Nicaragua divided over death of revolutionary leader
Tomás Borge was the last living founder of Nicaragua’s Sandinista Front for National Liberation (FSLN).
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Several foreign countries have also paid their respects, including El Salvador, Cuba, Venezuela, Bolivia, Ecuador, and Taiwan. But some in Nicaragua and abroad are remembering Borge for his intolerance, alleged rights abuses, and violent repression of dissidents. Online forums for Nicaragua’s daily newspapers as well as Facebook pages related to Nicaragua reveal a wide range of comments expressing anger and hatred for Borge, and frustration that he was never held accountable for his alleged crimes – including allegations of prisoner torture, an indigenous massacre, and the bombing of a 1984 press conference that killed six people, including American journalist Linda Frazier.Skip to next paragraph
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Borge denied involvement in all those cases.
Borge was a complicated man in a complicated country. He was a man with a style all his own; in later years he often dressed in strange “Dr. Evil” outfits that were so unfashionable they were cool. While his loyalty to family was expressed in love, generosity, and kindness – even adopting the son of fallen revolutionary martyr Germán Pomares to raise as his own – his loyalty to the revolution was often displayed as dogmatic intolerance, repression of the opposition, and chilling capacity for violence.
Borge was even controversial within his own party, which has become increasingly appropriated by First Lady Rosario Murillo, who at times seemed to resent Borge’s revolutionary credentials and authentic leadership claims to the party.
When the Sandinistas returned to power democratically in 2007, the first thing Daniel Ortega's administration did was ship Borge off to Peru to be Nicaragua’s Ambassador in Lima, where his wife and children were living. The move kept the outspoken Borge out the Nicaraguan media every day, allowing Murillo to consolidate her policy of government silence and role as propaganda tsar.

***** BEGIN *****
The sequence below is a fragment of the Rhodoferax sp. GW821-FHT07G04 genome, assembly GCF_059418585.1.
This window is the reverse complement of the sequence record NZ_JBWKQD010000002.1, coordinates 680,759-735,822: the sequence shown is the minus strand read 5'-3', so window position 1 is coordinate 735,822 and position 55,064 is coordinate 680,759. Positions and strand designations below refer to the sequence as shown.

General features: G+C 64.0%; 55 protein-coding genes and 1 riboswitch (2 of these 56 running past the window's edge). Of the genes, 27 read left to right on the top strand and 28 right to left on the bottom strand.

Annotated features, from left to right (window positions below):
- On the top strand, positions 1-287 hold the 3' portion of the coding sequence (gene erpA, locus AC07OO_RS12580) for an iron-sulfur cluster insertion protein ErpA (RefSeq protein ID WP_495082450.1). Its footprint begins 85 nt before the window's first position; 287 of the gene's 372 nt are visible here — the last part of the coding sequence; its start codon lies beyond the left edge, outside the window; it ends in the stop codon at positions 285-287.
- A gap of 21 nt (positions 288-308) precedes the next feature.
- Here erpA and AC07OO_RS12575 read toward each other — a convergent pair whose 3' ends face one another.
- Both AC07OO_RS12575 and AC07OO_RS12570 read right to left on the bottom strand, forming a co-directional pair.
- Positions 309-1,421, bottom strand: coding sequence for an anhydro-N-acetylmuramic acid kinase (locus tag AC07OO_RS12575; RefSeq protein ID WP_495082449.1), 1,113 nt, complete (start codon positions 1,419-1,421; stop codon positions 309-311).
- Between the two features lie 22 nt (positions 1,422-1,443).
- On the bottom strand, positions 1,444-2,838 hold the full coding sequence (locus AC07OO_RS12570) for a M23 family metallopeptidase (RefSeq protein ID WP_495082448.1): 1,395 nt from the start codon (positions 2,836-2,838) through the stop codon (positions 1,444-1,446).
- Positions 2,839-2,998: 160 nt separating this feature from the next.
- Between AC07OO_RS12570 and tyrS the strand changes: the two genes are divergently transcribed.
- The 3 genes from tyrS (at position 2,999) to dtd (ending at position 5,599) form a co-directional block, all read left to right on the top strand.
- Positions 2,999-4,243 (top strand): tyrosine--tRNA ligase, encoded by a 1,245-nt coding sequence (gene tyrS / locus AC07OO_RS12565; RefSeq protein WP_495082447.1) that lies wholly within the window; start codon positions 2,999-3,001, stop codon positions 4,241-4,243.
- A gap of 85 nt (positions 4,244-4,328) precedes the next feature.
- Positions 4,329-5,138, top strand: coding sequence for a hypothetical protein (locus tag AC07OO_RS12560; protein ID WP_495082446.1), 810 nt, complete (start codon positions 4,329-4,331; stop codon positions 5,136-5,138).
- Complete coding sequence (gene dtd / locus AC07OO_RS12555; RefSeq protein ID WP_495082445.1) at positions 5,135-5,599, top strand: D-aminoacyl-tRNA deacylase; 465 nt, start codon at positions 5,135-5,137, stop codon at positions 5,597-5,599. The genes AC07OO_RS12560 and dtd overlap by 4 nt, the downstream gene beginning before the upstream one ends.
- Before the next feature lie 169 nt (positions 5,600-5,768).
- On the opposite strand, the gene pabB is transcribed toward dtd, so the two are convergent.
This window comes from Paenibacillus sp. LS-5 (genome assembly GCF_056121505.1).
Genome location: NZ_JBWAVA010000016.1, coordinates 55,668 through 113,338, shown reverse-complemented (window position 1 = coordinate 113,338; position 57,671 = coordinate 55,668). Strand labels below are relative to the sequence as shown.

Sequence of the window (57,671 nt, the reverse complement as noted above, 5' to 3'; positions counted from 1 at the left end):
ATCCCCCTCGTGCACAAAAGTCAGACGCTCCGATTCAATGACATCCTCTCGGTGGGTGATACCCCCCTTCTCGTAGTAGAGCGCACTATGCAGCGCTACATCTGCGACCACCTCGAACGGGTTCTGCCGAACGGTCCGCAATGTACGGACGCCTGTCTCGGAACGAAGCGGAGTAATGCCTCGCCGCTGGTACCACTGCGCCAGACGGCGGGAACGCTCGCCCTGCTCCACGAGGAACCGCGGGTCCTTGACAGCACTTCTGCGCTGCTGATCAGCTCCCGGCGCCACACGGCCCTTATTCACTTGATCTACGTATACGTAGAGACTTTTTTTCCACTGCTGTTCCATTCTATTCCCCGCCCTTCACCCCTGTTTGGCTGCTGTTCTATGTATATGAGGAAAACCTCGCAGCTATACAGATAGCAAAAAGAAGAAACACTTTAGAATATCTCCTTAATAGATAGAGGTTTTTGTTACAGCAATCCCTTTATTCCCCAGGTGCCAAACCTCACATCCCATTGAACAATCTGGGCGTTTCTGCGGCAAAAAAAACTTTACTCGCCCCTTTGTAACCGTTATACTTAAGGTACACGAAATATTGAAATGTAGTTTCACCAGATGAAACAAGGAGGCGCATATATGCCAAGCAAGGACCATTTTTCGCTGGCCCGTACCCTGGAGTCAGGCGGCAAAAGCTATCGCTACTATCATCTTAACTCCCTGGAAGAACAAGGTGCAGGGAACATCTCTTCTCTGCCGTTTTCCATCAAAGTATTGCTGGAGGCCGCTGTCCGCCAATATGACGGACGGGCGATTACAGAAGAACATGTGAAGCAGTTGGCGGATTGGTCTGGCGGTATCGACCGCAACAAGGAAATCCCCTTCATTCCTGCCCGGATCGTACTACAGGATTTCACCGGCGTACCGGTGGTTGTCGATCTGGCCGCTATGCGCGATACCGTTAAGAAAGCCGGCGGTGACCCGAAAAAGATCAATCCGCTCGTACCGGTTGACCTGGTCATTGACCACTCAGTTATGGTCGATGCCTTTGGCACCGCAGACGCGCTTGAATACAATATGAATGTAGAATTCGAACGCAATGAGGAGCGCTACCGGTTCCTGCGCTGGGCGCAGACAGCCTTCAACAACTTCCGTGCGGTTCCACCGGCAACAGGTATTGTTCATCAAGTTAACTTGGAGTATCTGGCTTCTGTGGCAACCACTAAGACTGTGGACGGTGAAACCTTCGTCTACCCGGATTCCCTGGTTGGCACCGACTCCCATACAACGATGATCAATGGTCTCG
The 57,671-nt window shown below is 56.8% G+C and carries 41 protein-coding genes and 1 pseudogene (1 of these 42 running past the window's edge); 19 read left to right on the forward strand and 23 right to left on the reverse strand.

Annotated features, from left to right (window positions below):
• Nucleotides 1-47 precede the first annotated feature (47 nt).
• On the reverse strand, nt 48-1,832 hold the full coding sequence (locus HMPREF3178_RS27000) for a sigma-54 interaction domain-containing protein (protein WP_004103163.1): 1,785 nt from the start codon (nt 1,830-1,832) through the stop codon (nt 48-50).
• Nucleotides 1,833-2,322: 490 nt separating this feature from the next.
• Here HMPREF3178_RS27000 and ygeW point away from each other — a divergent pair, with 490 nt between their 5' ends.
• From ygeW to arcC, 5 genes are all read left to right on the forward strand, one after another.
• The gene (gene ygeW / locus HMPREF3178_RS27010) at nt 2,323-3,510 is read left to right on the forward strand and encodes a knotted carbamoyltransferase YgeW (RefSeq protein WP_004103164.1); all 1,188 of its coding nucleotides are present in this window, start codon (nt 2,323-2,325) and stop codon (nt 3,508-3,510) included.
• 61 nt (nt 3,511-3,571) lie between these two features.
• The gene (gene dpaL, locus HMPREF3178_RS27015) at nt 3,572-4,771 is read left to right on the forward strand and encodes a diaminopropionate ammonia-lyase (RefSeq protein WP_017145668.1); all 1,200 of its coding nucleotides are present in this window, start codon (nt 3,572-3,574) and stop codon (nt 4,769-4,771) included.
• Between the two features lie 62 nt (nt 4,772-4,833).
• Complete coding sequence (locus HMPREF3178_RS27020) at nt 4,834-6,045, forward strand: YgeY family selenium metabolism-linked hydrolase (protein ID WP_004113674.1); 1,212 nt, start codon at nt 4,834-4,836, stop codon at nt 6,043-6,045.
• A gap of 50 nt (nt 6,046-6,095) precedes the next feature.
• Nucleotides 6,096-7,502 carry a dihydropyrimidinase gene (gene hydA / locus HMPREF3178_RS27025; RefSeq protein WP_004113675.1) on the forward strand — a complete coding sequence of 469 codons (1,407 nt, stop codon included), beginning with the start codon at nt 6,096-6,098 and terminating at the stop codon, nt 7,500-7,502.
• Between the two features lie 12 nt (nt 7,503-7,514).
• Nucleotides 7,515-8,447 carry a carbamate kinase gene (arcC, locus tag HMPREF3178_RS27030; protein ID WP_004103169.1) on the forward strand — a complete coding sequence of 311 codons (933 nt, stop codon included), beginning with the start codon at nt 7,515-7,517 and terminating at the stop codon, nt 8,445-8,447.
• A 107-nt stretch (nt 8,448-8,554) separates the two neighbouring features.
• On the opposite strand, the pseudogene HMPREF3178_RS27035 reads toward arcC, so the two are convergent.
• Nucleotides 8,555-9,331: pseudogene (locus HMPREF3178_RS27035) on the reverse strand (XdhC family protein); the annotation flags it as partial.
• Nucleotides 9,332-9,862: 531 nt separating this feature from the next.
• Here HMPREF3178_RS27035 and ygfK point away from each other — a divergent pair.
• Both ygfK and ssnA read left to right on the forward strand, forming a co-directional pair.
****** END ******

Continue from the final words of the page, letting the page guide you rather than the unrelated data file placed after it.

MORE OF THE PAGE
Though Borge denied he had problems with Murillo, he played a noticeably less visible role within the party leadership over the past six years, as Murillo’s role became omnipresent. During the 2005 Anniversary of the Sandinista Revolution, Borge was relegated to the second stage designated for special invitees, rather than sitting with the other party leaders on the main stage. He wasn’t present at all at the 2006 anniversary of the Revolution and made minor appearances from then on, as President Ortega and wife dominated the spotlight. And without Borge, the FSLN has the opportunity to revise history without one of the original voices to keep them in check.
For Borge, the revolution’s greatest gift to Nicaragua was hope.
“The revolution recuperated the dignity of the country and achieved some social advancement,” Borge told me once. “The revolution was a seed without which there would be no possibility to produce fruits and flowers. But the fundamental achievement of the revolution was to give birth to hope.”
– A version of this article appeared on the author’s blog, www.nicaraguadispatch.com